sunsin1985 sunsin1985 - 1 year ago 403
Linux Question

Difference between Resident Set Size (RSS) and Java total committed memory (NMT) for a JVM running in Docker container


I have a JVM running in a docker container. I did some memory analysis using two tools: 1) top 2) Java Native Memory Tracking. The numbers look confusing and I am trying to find whats causing the differences.


The RSS is reported as 1272MB for the Java process and the Total Java Memory is reported as 790.55 MB. How can I explain where did the rest of the memory 1272 - 790.55 = 481.44 MB go?

Why I want to keep this issue open even after looking at this question on SO:

I did see the answer and the explanation makes sense. However, after getting output from Java NMT and pmap -x , I am still not able to concretely map which java memory addresses are actually resident and physically mapped. I need some concrete explanation (with detailed steps) to find whats causing this difference between RSS and Java Total committed memory.

Top Output

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Java NMT

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Docker memory stats

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I have a docker container running for most than 48 hours. Now, when I see a graph which contains:

  1. Total memory given to the docker container = 2 GB

  2. Java Max Heap = 1 GB

  3. Total committed (JVM) = always less than 800 MB

  4. Heap Used (JVM) = always less than 200 MB

  5. Non Heap Used (JVM) = always less than 100 MB.

  6. RSS = around 1.1 GB.

So, whats eating the memory between 1.1 GB (RSS) and 800 MB (Java Total committed memory)?

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Answer Source

You have some clue in " Analyzing java memory usage in a Docker container" from Mikhail Krestjaninoff:

Resident Set Size is the amount of physical memory currently allocated and used by a process (without swapped out pages). It includes the code, data and shared libraries (which are counted in every process which uses them)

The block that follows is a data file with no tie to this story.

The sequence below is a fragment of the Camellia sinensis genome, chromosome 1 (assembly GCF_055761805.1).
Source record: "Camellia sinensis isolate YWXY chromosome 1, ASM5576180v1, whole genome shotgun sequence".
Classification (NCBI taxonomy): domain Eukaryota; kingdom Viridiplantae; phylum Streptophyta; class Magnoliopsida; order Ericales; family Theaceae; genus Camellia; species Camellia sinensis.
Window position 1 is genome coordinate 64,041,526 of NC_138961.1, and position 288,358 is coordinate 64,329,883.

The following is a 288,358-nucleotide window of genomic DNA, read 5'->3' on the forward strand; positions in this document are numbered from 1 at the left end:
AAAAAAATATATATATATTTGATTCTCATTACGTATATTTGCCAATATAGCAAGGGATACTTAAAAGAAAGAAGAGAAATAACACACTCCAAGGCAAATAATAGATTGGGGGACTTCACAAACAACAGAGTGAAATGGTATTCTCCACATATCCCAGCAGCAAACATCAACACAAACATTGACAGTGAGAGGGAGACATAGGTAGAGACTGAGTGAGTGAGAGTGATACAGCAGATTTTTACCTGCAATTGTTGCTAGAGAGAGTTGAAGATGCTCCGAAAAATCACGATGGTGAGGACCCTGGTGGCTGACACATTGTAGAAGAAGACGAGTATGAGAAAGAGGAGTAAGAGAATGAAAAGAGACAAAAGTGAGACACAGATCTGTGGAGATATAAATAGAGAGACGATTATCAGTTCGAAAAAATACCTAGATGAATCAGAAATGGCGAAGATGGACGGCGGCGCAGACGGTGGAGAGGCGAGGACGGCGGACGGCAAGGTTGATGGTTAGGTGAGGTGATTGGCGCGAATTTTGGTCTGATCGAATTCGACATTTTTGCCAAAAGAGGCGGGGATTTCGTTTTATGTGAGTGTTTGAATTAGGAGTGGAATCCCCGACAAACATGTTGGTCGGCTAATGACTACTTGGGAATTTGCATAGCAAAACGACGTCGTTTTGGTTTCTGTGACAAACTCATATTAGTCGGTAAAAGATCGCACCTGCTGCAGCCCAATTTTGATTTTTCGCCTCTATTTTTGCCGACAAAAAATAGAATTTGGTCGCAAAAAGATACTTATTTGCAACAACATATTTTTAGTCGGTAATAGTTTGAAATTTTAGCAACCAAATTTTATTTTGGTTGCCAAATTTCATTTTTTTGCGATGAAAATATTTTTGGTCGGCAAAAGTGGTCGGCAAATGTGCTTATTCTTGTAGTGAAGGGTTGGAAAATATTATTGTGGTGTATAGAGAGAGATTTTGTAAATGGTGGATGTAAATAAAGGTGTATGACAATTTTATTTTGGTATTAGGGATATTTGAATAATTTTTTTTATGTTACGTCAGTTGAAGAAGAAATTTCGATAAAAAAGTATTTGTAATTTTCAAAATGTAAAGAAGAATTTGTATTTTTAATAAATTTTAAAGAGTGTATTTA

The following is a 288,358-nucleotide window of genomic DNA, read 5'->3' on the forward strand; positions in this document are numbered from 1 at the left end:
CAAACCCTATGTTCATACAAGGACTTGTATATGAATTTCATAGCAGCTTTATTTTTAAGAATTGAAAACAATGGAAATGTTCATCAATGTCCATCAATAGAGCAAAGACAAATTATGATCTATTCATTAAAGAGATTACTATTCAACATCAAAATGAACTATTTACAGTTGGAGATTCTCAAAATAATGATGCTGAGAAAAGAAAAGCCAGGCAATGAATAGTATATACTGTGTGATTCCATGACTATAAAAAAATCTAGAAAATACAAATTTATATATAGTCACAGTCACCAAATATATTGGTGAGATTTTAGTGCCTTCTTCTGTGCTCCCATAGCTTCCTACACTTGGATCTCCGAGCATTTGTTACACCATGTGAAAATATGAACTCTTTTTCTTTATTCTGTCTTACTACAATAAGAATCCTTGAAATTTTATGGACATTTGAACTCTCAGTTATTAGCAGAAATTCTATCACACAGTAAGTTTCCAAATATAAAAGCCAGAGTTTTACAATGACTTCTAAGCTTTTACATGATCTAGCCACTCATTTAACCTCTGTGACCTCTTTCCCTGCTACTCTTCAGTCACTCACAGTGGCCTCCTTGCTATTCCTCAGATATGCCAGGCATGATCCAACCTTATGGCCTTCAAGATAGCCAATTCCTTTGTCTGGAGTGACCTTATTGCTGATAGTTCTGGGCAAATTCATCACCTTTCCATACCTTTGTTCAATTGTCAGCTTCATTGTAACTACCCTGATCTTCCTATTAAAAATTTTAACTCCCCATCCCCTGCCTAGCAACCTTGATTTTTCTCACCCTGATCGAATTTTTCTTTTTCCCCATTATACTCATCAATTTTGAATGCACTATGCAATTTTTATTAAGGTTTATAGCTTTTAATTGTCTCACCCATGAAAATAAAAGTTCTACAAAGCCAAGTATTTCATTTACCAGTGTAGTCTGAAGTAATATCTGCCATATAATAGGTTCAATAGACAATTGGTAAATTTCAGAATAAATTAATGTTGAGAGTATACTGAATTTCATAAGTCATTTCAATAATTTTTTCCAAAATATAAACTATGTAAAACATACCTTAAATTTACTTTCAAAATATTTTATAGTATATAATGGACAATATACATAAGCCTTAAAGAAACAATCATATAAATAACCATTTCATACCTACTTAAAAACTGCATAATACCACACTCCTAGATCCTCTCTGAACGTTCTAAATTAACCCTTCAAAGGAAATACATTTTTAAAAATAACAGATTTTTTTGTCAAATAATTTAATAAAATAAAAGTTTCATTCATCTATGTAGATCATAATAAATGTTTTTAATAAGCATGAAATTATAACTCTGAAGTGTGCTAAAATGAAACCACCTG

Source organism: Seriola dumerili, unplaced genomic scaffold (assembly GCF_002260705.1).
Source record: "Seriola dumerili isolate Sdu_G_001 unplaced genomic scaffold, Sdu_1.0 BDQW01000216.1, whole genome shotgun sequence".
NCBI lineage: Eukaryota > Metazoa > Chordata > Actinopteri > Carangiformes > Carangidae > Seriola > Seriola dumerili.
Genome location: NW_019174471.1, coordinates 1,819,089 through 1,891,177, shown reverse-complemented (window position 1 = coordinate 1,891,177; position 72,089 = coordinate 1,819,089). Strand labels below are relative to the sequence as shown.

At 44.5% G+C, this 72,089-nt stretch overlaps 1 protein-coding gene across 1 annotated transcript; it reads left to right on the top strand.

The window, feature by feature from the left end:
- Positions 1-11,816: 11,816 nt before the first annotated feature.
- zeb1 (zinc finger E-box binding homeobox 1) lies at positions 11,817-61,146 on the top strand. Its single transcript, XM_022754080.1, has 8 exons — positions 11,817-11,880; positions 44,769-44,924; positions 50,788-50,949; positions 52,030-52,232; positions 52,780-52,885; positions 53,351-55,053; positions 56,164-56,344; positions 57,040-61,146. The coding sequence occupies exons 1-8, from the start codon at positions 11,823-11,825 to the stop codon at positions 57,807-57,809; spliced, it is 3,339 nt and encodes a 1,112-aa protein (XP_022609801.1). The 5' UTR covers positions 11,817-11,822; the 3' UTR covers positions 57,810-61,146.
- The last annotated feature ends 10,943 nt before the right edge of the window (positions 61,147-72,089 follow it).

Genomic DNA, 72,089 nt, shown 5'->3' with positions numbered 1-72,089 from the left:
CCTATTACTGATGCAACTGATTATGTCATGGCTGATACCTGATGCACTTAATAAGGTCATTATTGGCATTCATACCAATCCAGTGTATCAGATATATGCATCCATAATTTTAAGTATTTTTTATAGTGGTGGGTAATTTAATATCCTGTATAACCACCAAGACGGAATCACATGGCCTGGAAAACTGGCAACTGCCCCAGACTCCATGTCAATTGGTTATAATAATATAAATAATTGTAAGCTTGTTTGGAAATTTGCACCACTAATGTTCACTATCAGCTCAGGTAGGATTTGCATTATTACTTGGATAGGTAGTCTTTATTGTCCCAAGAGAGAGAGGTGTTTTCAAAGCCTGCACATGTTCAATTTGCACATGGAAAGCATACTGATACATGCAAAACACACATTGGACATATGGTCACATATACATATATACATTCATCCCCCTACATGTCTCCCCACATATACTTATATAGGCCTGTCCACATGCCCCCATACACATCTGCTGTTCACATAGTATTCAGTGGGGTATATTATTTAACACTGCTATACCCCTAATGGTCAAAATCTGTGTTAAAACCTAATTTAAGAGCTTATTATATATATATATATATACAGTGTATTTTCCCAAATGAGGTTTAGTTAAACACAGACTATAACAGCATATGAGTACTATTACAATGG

Why does docker stats info differ from the ps data?

Answer for the first question is very simple - Docker has a bug (or a feature - depends on your mood): it includes file caches into the total memory usage info. So, we can just avoid this metric and use ps info about RSS.

Well, ok - but why is RSS higher than Xmx?

Theoretically, in case of a java application

RSS = Heap size + MetaSpace + OffHeap size

where OffHeap consists of thread stacks, direct buffers, mapped files (libraries and jars) and JVM code itse

Since JDK 1.8.40 we have Native Memory Tracker!

As you can see, I’ve already added -XX:NativeMemoryTracking=summary property to the JVM, so we can just invoke it from the command line:

docker exec my-app jcmd 1 VM.native_memory summary

(This is what the OP did)

Don’t worry about the “Unknown” section - seems that NMT is an immature tool and can’t deal with CMS GC (this section disappears when you use an another GC).

Keep in mind, that NMT displays “committed” memory, not "resident" (which you get through the ps command). In other words, a memory page can be committed without considering as a resident (until it directly accessed).

That means that NMT results for non-heap areas (heap is always preinitialized) might be bigger than RSS values.

(that is where "Why does a JVM report more committed memory than the linux process resident set size?" comes in)

As a result, despite the fact that we set the jvm heap limit to 256m, our application consumes 367M. The “other” 164M are mostly used for storing class metadata, compiled code, threads and GC data.

First three points are often constants for an application, so the only thing which increases with the heap size is GC data.
This dependency is linear, but the “k” coefficient (y = kx + b) is much less then 1.

More generally, this seems to be followed by issue 15020 which reports a similar issue since docker 1.7

I'm running a simple Scala (JVM) application which loads a lot of data into and out of memory.
I set the JVM to 8G heap (-Xmx8G). I have a machine with 132G memory, and it can't handle more than 7-8 containers because they grow well past the 8G limit I imposed on the JVM.

(docker stat was reported as misleading before, as it apparently includes file caches into the total memory usage info)

docker stat shows that each container itself is using much more memory than the JVM is supposed to be using. For instance:

dave-1 3.55% 10.61 GB/135.3 GB 7.85% 7.132 MB/959.9 MB
perf-1 3.63% 16.51 GB/135.3 GB 12.21% 30.71 MB/5.115 GB

It almost seems that the JVM is asking the OS for memory, which is allocated within the container, and the JVM is freeing memory as its GC runs, but the container doesn't release the memory back to the main OS. So... memory leak.

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